Lifetime Christmas Movie Review: Hometown Christmas (dir by Emily Moss Wilson)

If there’s any lesson to be learned from Lifetime (and, for that matter, Hallmark) Christmas movies, it’s that no one should leave their hometown.

Seriously, everything’s always better in your hometown.  You might find success in the big city.  You might own a nice car.  You might find a huge apartment.  You might even have a well-paying job.  But you’ll never have what you had when you’re living in a small town with good, honest people, some of whom were related to you.

Admittedly, it’s easy for snarky critics like me to poke fun at this idea and the way that it shows up in every single Lifetime Christmas film.  But you know what?  These films have a point.  Every Christmas, my sisters and I get together and we pretty much stay together until the new year.  That’s our Christmas tradition and it’s one that I look forward to every year.  I always know that no matter what’s going on in our own individual lives, we’re all going to be together with the holidays and everything is going to be right with the world.

That’s certainly what I was thinking about as I watched Hometown Christmas, a Lifetime film in which Noelle (Beverly Mitchell) returns to her hometown in Louisiana for the holidays.  There’s not a lot of conflict to be found in Hometown Christmas, but that’s okay.  This is a film in which the nicest people in the world gather in the nicest town in the world and proceed to have the nicest holiday in the world and that’s why the film works.  Save the horror for Halloween.  Save the conflict for …. well, whenever the next election is.  This is a Christmas movie and Christmas movies should make you feel good and happy.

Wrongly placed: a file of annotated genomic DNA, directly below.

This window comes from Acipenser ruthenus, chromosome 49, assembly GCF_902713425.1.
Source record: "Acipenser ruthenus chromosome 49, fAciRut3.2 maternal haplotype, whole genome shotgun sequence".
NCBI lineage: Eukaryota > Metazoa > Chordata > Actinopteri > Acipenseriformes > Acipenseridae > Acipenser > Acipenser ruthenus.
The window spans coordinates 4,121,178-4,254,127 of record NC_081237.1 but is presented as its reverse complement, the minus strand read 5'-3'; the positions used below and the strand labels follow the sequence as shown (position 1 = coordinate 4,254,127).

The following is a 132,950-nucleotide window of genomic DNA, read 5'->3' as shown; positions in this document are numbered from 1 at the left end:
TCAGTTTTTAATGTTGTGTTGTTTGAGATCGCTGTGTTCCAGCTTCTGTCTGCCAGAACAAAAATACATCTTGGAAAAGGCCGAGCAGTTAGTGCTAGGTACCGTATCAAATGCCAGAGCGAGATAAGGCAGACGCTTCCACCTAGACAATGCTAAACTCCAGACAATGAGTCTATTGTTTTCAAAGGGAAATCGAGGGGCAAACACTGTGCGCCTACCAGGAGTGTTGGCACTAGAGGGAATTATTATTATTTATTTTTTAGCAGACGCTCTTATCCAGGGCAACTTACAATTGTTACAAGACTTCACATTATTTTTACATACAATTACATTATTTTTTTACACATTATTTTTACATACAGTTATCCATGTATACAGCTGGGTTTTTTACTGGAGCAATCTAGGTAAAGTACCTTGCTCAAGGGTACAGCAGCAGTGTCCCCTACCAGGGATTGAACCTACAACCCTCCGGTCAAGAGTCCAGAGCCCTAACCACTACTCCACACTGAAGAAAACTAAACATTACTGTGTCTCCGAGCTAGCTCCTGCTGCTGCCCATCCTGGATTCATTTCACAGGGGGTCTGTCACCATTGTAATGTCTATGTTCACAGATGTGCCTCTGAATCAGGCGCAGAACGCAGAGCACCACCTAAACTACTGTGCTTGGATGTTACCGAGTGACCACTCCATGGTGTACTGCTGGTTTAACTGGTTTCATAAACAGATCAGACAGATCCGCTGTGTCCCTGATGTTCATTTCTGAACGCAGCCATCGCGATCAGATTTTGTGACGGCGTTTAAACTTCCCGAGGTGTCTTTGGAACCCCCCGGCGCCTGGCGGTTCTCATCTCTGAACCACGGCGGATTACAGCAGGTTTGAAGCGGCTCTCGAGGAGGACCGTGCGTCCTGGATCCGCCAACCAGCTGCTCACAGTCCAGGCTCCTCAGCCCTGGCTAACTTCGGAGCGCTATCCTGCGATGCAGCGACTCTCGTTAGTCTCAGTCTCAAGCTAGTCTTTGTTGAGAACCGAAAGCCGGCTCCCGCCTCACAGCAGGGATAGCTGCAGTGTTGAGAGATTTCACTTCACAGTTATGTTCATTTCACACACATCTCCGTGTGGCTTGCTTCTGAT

When your name is Noelle, it’s perhaps to be expected that your life is going to revolve around Christmas.  That certainly seems to be the case with the character that Beverly Mitchell plays in this film. One of the nice things about Hometown Christmas is that it never suggests that Noelle had to return to her hometown because she was miserable outside of it.  Instead, Noelle returns because she wants to return.  To be specific, Noelle has returned to stage the live Nativity, a town tradition that was started by her late mother.  Of course, as soon as Noelle returns home, she runs into her old high school boyfriend, Nick (Stephen Colletti).  Nick was going to be a star baseball player but injuries put an end to that.  Things are a little bit awkward between Nick and Noelle at first but it’s not long before they’re working on the Nativity and Nick is proving that he’s grown up a lot since he and Noelle last saw each other.  It’s a sweet relationship.

(Actually, there’s more than just one love story that unfolds over the course of Hometown Christmas.  While Nick and Noelle are getting reacquainted, Noelle’s father (Brian McNamara) is falling for Nick’s mother (Melissa Gilbert).  Meanwhile, Noelle’s brother is newly engaged.)

It was a pleasant Christmas love story and I enjoyed it.  Hometown Christmas is full of the holiday spirit, as any hometown Christmas should be.

One response to “Lifetime Christmas Movie Review: Hometown Christmas (dir by Emily Moss Wilson)

  1. Pingback: Lisa’s Week In Review: 12/17/18 — 12/23/18 | Through the Shattered Lens

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